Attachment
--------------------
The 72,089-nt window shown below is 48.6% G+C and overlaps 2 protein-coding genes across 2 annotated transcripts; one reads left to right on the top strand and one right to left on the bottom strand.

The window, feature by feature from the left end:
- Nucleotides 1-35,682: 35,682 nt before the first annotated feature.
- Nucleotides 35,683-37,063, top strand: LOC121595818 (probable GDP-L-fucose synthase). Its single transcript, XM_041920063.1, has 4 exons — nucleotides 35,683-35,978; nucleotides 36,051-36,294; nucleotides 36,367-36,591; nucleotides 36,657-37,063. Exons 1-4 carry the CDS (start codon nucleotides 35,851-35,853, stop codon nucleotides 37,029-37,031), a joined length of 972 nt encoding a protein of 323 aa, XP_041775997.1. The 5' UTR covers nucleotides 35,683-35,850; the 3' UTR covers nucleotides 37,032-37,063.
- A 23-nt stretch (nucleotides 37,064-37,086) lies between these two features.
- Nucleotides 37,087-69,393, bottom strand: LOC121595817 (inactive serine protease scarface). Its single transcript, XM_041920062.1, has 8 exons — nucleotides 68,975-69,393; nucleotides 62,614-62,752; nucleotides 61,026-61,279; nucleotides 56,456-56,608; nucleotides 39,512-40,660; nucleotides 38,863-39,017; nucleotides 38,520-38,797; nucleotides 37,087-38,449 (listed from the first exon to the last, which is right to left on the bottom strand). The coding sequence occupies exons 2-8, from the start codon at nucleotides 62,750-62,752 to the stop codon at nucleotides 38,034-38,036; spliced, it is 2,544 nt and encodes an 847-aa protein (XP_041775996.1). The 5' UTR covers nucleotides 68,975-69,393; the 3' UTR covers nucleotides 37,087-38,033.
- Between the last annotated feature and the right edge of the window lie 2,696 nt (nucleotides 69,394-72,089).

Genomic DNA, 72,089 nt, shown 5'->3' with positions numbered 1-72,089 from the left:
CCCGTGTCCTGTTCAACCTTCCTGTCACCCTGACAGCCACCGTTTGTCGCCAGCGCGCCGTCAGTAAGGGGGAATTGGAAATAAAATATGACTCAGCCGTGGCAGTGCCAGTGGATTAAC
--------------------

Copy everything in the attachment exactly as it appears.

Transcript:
The 72,089-nt window shown below is 48.6% G+C and overlaps 2 protein-coding genes across 2 annotated transcripts; one reads left to right on the top strand and one right to left on the bottom strand.

The window, feature by feature from the left end:
- Nucleotides 1-35,682: 35,682 nt before the first annotated feature.
- Nucleotides 35,683-37,063, top strand: LOC121595818 (probable GDP-L-fucose synthase). Its single transcript, XM_041920063.1, has 4 exons — nucleotides 35,683-35,978; nucleotides 36,051-36,294; nucleotides 36,367-36,591; nucleotides 36,657-37,063. Exons 1-4 carry the CDS (start codon nucleotides 35,851-35,853, stop codon nucleotides 37,029-37,031), a joined length of 972 nt encoding a protein of 323 aa, XP_041775997.1. The 5' UTR covers nucleotides 35,683-35,850; the 3' UTR covers nucleotides 37,032-37,063.
- A 23-nt stretch (nucleotides 37,064-37,086) lies between these two features.
- Nucleotides 37,087-69,393, bottom strand: LOC121595817 (inactive serine protease scarface). Its single transcript, XM_041920062.1, has 8 exons — nucleotides 68,975-69,393; nucleotides 62,614-62,752; nucleotides 61,026-61,279; nucleotides 56,456-56,608; nucleotides 39,512-40,660; nucleotides 38,863-39,017; nucleotides 38,520-38,797; nucleotides 37,087-38,449 (listed from the first exon to the last, which is right to left on the bottom strand). The coding sequence occupies exons 2-8, from the start codon at nucleotides 62,750-62,752 to the stop codon at nucleotides 38,034-38,036; spliced, it is 2,544 nt and encodes an 847-aa protein (XP_041775996.1). The 5' UTR covers nucleotides 68,975-69,393; the 3' UTR covers nucleotides 37,087-38,033.
- Between the last annotated feature and the right edge of the window lie 2,696 nt (nucleotides 69,394-72,089).

Genomic DNA, 72,089 nt, shown 5'->3' with positions numbered 1-72,089 from the left:
CCCGTGTCCTGTTCAACCTTCCTGTCACCCTGACAGCCACCGTTTGTCGCCAGCGCGCCGTCAGTAAGGGGGAATTGGAAATAAAATATGACTCAGCCGTGGCAGTGCCAGTGGATTAAC